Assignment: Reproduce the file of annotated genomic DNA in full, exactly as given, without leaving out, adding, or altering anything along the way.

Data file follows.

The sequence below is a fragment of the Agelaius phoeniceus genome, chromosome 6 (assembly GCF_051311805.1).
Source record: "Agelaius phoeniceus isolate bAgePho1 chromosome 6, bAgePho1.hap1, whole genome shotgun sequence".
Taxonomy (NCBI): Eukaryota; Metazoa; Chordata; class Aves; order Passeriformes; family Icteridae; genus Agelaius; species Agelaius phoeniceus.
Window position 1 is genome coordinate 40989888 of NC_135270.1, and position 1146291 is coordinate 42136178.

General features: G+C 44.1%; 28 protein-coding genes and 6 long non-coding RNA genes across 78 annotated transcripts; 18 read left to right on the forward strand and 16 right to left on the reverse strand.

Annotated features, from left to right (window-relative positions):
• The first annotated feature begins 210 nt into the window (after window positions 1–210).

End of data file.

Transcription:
The sequence below is a fragment of the Agelaius phoeniceus genome, chromosome 6 (assembly GCF_051311805.1).
Source record: "Agelaius phoeniceus isolate bAgePho1 chromosome 6, bAgePho1.hap1, whole genome shotgun sequence".
Taxonomy (NCBI): Eukaryota; Metazoa; Chordata; class Aves; order Passeriformes; family Icteridae; genus Agelaius; species Agelaius phoeniceus.
Window position 1 is genome coordinate 40989888 of NC_135270.1, and position 1146291 is coordinate 42136178.

General features: G+C 44.1%; 28 protein-coding genes and 6 long non-coding RNA genes across 78 annotated transcripts; 18 read left to right on the forward strand and 16 right to left on the reverse strand.

Annotated features, from left to right (window-relative positions):
• The first annotated feature begins 210 nt into the window (after window positions 1–210).